- Masculinity and Latin American Literature: Gender Shares Flesh
Ben Sifuentes-Jáuregui begins with "a simple, working definition of 'transvestism': transvestism is a performance of gender" (2). In the rest of the book, he extends and complicates transvestism, using it as a multivalent critical tool, a filter to understand not only the transvestite but also the world around the [End Page 199] transvestite. This is Sifuentes-Jáuregui's most important claim. Transvestism is a flexible social construct; its performance creates a simulacrum that mirrors other social constructs (e.g., gender, masculinity, nationalism), a mirroring that can produce new and interesting opportunities for social analysis. Sifuentes-Jáuregui does not, though, treat transvestism as a universal critical form. He differentiates it from North American discussions of transvestism (e.g., Judith Butler's), particularizes it within a Latin American context—e.g., the collapsing of homosexuality and transvestism in Latin America—as well as claims its particular usefulness within that context.
Sifuentes-Jáuregui characterizes transvestism as the third gender, analogous to the third world and, thus, Latin American society. Sifuentes-Jáuregui best states the purpose of the book at the end of Chapter One on the "41" of Mexico:
I venture to generalize a history of Latin American sexuality—that has yet to be written. Recuperating the legacy of the "41" means peeling away the repressive historical writings of the event; recuperating means moving away from caricature and focusing on gay subjectivities, transvestite and otherwise; and rethinking the possibilities of narrative (melodrama and camp, in particular to tell about queer lives and experiences.(Sifuentes-Jáuregui 2002, 51)
The discovery of 41 men, half dressed as women, at a dance in Mexico City in 1904 precipitated a national scandal. Sifuentes-Jáuregui uses journalistic, artistic (José Guadalupe Posada's work), and literary discourses to explore how a national fit of "homosexual panic"(20) whose aim was to disappear homosexuality from Mexican society (e.g., by sending the men to an army training camp in the Yucatan) actually assured the homosexual a place in Mexican society. Through the popular press and the moralism of the obscure 1906 novel by Eduardo A. Castrejón, Los cuarenta y uno. Novela crítico social, there is the reactionary assertion of the preeminence of heterosexuality, but Sifuentes-Jáuregui notes that Guadalupe Posada's works are parodic but not particularly homophobic, and they kept the "41" in the popular imagination. However, it is Sifuentes-Jáuregui's readings of the reactionary works that is most interesting, because through them he reveals the existence of a longstanding and publicly-recognized community of homosexuality in Mexico, ferreting out a backhanded admission of existence while demonstrating that for a nation to define its gender roles it needs something to exclude. In other words, Mexican society needed cross dressing to privilege gender binarism.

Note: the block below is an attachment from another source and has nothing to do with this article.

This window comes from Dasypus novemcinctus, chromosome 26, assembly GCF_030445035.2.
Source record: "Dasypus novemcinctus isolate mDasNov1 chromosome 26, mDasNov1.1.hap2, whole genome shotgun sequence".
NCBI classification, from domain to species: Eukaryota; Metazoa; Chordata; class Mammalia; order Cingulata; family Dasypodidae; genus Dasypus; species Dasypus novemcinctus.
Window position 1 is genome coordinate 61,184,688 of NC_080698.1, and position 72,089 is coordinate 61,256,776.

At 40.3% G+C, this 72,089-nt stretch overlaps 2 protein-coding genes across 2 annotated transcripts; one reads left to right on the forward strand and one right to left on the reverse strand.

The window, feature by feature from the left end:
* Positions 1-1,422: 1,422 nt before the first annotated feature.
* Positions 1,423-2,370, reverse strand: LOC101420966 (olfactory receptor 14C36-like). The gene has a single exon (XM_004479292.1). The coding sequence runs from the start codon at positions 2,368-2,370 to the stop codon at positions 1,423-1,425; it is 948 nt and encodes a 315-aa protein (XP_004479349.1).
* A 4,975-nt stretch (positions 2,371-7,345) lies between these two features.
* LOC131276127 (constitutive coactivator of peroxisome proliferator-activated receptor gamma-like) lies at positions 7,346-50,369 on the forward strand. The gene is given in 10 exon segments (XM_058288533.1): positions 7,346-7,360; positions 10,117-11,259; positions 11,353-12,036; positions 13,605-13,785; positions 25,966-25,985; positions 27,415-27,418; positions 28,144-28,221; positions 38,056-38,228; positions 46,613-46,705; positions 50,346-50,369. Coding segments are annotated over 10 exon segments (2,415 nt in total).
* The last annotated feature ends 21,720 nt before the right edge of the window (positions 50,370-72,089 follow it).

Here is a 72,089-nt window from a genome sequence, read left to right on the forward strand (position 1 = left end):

What I find theoretically most fascinating—as well as most true to form—is Sifuentes-Jáuregui's ability to put on and adapt a variety of other theories and theorists to his own uses. In the chapter on the '41', he introduces Shoshona Felman's critique of J.L. Austin's constitution of the referent [End Page 200] in the speech act and her redefinition of the referent from a substance to an act. Sifuentes-Jáuregui then argues that gender is not a pre-existing form but an enactment of a social construct. The difficulty comes in policing the act to assure that the norm is enacted correctly. Moreover, it is in the failure to act out that norm correctly that opens up the space of gender: thus, transvestism is a "failure" that becomes a site of resistance and community. Sifuentes-Jáuregui makes transvestism the product of signifying—it occurs in the very act of meaning, the product of a society's normatizing regime—and he demonstrates the impossibility of norming, of perfect performativity, the flawless articulation of ideology in action.
The fourth chapter of the book is dedicated to Sifuentes-Jáuregui...